The idea that U.S. Supreme Court nominee Brett Kavanaugh is facing sexual assault allegations has renewed efforts to delay his progress toward the high court just days before his first vote on Thursday.
Kavanaugh has faced relentless attacks over his record and legal views since President Donald Trump nominated him on July 9.
But the latest accusations against him are particularly troublesome. Christine Blasey Ford alleges he sexually assaulted her in high school. Democrats are again calling for his nomination to be delayed with his first vote just days away.
The Senate Judiciary Committee is expected to decide Thursday on whether to advance his nomination to a full floor vote.
Democrats were able to delay the vote by a week but are now out of options for slowing the process down themselves. Sen. Cory Booker (D-N.J.) called the allegations serious, credible, and deeply troubling.
“At a bare minimum, this week’s scheduled committee vote on Judge Kavanaugh’s lifetime appointment to the Supreme Court must be postponed until this matter is fully and thoroughly investigated,” Booker, a member of the committee, said in a statement Sunday. “It takes enormous courage to come forward publicly as Ms. Ford has. The Senate owes it to her and every survivor of sexual trauma to listen to her story and gather all of the facts before moving forward with this nomination.”
The Senate Judiciary Committee’s ranking member, Sen. Dianne Feinstein (D-Calif.), was among the few Democrats who received a letter from the alleged victim earlier in the summer.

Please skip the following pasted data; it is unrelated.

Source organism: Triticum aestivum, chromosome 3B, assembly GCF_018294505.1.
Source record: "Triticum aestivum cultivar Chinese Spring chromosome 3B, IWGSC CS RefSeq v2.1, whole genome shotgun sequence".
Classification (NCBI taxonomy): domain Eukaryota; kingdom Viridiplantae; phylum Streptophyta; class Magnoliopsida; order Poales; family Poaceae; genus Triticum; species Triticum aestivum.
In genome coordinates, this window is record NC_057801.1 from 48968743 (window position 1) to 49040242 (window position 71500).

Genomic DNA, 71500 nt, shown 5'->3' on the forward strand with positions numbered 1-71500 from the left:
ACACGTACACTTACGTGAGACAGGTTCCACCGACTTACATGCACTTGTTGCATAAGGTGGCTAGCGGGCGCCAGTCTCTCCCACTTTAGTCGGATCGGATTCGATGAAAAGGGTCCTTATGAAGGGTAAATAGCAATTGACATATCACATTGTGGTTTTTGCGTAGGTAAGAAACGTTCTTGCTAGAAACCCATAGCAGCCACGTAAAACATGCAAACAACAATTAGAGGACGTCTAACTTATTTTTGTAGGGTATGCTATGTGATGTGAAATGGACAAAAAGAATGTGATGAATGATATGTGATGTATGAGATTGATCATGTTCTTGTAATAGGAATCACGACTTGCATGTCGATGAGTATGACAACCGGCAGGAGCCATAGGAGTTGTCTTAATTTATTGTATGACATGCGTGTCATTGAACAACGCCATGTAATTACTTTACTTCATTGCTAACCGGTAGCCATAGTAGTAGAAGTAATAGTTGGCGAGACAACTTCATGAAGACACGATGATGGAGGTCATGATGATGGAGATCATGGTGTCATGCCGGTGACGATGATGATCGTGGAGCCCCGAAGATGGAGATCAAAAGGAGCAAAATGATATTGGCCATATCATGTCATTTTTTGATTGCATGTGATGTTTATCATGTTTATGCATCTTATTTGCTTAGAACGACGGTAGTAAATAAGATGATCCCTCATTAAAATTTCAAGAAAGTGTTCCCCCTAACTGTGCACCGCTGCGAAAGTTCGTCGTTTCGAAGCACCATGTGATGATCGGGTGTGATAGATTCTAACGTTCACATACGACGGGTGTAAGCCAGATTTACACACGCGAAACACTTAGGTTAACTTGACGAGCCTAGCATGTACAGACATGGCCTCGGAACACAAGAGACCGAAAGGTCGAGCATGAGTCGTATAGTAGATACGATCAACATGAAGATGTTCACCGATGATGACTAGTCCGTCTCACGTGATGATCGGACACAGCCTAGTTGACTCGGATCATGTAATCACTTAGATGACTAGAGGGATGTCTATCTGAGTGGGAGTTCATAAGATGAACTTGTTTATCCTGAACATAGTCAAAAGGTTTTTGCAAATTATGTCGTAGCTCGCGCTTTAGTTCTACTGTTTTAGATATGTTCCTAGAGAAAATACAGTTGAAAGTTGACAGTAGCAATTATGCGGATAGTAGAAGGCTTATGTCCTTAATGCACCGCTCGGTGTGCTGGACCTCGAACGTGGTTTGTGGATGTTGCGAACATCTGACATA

They decided not to speak publicly after speaking with each other. But keeping the information covered until right before a vote has raised many questions.
“It has always been Ms. Ford’s decision whether to come forward publicly,” Feinstein said in a statement Sunday. “For any woman, sharing an experience involving sexual assault — particularly when it involves a politically connected man with influence, authority, and power — is extraordinarily difficult.”
Kavanaugh was a student at Georgetown Preparatory School when the alleged incident occurred. The letter to lawmakers reportedly described how he was drunk with a friend and held the woman down. The friend who was said to be in the room at the time, Mark Judge, has denied that the incident occurred.
Kavanaugh himself has vigorously denied any such thing happened.
“From the outset, I have believed these allegations were extremely serious and bear heavily on Judge Kavanaugh’s character,” Feinstein said. “However, as we have seen over the past few days, they also come at a price for the victim. I hope the attacks and shaming of her will stop and this will be treated with the seriousness it deserves.”
Kavanaugh was quick to deny the allegations when they first started coming to light last week. Senate Judiciary Chairman Sen. Chuck Grassley (R-Ohio) has questioned the timing of the revelations while calling them disturbing and uncorroborated.